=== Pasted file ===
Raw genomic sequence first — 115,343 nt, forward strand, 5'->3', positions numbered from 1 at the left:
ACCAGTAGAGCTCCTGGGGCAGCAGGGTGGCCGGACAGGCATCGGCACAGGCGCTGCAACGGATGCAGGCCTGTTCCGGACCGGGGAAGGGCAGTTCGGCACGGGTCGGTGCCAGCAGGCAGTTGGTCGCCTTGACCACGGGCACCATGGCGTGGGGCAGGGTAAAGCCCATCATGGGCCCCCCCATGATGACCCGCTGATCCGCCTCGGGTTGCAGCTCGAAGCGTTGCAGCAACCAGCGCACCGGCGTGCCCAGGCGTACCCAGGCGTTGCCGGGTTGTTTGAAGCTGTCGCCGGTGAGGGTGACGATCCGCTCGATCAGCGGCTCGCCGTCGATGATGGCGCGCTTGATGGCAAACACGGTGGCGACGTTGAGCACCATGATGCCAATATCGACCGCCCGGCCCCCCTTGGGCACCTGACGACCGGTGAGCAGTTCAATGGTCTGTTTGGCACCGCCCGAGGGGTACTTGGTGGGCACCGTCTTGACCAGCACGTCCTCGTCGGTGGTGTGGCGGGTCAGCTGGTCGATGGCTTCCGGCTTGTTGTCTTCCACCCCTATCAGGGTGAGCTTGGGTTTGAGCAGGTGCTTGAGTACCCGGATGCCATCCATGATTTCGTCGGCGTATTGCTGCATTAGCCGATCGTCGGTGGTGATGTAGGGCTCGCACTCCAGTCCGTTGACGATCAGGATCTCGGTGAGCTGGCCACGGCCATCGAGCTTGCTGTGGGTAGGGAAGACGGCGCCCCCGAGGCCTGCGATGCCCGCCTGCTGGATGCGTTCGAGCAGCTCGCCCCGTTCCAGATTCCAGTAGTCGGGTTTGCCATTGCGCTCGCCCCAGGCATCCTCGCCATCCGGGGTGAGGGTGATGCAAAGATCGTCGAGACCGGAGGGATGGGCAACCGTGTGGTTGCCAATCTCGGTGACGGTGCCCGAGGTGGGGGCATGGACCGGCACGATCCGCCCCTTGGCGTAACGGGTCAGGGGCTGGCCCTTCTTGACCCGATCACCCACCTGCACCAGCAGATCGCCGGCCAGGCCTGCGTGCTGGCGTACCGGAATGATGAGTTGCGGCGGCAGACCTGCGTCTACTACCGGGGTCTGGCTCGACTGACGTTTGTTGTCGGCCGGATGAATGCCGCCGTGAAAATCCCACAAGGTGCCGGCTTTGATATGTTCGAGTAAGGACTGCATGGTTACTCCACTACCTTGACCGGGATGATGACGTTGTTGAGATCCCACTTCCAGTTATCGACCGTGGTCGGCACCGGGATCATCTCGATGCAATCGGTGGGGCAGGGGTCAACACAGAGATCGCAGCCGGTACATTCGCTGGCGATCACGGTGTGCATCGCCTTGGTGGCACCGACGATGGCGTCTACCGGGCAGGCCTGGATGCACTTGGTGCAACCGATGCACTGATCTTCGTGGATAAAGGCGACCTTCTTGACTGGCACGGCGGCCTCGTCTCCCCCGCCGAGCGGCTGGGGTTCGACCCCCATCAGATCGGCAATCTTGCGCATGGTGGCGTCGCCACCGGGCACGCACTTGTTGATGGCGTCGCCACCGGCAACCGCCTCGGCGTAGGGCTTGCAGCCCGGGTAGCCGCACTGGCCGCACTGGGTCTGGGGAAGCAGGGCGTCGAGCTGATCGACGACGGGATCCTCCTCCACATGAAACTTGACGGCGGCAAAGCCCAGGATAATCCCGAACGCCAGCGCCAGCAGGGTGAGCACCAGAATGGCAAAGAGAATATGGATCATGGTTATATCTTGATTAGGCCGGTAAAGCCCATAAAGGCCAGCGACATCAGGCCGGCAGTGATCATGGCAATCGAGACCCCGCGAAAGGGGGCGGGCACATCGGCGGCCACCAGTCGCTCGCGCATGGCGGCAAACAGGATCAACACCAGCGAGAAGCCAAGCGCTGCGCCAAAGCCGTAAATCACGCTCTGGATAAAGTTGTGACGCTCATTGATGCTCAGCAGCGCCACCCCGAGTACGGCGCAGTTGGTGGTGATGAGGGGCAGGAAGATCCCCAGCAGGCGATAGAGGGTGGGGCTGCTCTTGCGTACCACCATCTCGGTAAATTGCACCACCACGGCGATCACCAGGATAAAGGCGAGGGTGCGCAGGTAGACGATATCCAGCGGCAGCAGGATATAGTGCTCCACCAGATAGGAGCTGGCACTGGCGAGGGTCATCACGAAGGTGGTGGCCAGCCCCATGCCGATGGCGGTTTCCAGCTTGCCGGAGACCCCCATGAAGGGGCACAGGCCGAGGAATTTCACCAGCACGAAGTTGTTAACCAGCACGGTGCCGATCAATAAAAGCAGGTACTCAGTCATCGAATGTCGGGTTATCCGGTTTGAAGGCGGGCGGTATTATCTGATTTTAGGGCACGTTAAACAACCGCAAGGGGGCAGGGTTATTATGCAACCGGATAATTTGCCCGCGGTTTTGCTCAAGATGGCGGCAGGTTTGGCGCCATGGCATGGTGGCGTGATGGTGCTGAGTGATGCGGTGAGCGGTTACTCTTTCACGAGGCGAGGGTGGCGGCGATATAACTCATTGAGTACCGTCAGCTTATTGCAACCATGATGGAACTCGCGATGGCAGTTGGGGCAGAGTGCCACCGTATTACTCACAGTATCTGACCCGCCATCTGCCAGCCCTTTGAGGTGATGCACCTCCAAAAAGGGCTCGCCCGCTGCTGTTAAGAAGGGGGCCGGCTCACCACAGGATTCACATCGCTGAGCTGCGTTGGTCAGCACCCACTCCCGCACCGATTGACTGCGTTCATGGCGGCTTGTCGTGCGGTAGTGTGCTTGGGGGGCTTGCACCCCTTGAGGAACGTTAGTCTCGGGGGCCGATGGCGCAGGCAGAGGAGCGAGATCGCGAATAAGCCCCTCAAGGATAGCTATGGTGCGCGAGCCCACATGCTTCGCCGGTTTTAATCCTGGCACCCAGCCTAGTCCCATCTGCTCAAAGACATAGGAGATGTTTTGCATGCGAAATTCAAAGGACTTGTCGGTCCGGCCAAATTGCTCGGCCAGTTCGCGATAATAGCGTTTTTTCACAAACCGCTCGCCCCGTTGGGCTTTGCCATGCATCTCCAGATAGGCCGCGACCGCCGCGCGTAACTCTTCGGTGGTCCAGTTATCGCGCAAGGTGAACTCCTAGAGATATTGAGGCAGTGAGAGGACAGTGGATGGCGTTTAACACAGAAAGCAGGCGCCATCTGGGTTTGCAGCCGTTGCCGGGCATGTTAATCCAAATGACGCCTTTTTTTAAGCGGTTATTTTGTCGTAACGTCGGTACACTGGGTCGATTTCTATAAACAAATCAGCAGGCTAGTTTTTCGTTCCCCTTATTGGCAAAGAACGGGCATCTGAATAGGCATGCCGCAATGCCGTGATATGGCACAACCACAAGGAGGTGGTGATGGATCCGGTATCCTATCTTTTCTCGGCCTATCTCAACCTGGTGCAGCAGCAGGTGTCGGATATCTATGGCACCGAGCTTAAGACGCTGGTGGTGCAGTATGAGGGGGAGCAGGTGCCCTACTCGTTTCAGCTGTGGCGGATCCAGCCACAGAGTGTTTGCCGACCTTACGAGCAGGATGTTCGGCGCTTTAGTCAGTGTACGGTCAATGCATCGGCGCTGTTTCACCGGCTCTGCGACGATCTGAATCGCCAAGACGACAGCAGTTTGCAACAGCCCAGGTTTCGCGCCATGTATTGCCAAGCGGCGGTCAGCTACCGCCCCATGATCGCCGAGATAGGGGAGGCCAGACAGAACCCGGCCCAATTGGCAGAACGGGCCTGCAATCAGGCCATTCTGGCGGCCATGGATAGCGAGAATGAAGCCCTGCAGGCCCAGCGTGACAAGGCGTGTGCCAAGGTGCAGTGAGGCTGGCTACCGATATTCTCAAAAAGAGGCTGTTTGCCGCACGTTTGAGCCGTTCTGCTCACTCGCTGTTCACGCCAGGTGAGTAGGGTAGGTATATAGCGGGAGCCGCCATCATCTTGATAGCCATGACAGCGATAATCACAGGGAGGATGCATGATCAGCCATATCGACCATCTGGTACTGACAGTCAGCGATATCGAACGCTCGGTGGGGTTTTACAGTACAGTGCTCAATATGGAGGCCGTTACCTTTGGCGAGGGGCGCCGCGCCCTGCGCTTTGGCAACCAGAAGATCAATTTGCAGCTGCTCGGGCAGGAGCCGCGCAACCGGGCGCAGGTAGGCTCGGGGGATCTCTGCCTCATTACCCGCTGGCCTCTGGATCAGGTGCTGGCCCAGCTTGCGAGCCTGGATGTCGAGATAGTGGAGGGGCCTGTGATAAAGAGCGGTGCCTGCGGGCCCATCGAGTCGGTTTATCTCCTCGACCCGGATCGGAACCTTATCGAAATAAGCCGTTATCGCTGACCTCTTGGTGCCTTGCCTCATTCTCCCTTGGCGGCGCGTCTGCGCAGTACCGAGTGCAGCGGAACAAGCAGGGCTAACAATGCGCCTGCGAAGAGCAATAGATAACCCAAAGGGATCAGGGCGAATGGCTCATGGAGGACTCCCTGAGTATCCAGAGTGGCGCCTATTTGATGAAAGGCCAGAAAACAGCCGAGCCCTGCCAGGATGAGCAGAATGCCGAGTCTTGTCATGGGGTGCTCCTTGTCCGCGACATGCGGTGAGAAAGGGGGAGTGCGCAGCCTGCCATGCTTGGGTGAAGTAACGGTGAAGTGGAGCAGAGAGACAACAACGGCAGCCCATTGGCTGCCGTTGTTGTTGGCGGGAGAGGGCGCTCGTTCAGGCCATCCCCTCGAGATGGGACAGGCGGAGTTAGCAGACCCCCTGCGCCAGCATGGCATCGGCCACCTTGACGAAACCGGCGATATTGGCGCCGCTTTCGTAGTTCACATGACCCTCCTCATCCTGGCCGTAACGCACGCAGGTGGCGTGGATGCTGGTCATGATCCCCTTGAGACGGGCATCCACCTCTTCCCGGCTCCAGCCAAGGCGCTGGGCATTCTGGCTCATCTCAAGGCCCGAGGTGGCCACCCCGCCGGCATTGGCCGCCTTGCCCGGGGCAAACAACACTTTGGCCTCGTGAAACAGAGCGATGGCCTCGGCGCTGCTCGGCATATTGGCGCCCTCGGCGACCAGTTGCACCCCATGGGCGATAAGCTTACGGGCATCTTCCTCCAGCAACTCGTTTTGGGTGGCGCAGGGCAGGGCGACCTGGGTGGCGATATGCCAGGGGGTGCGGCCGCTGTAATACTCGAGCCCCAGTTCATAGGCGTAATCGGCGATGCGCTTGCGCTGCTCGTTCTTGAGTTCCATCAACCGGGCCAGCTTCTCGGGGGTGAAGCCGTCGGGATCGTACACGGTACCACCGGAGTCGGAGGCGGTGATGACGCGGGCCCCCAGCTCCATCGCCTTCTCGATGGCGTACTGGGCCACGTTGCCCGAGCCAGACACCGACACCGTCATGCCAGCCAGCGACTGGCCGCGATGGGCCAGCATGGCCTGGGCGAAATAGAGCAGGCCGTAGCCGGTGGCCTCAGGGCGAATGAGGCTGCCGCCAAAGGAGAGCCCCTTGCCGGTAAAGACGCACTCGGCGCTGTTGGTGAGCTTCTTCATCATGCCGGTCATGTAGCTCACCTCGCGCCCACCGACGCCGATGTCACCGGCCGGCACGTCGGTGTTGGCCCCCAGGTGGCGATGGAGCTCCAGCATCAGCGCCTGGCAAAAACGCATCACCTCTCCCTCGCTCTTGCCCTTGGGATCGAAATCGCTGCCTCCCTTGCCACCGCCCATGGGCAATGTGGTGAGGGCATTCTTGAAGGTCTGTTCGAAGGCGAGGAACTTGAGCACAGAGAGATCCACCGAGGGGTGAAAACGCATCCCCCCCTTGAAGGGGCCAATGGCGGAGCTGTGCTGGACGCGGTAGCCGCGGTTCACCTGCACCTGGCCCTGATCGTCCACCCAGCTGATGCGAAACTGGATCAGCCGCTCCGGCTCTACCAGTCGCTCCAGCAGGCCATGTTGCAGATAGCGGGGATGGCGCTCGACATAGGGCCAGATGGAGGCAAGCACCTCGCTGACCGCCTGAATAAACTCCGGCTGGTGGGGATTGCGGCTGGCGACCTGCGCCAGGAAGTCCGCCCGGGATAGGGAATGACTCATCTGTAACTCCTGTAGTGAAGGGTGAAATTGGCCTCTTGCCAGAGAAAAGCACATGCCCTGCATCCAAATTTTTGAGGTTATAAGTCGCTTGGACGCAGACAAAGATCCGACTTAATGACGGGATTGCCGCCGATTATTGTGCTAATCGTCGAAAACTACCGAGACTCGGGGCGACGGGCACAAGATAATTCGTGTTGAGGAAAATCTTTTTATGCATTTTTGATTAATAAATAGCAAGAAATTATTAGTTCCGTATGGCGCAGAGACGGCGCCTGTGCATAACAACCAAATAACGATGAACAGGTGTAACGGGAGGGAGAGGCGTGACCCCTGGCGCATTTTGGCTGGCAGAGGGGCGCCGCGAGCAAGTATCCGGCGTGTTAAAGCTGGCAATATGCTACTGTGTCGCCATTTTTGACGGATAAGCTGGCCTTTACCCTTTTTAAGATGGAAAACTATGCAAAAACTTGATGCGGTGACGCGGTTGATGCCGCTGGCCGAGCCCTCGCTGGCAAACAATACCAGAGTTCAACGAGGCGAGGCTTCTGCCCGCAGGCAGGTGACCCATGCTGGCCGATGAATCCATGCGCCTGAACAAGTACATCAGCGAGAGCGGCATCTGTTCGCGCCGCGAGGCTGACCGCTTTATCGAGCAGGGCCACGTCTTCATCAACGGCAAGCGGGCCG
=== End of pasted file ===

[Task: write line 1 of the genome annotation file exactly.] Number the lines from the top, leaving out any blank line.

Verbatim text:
Raw genomic sequence first — 115,343 nt, forward strand, 5'->3', positions numbered from 1 at the left: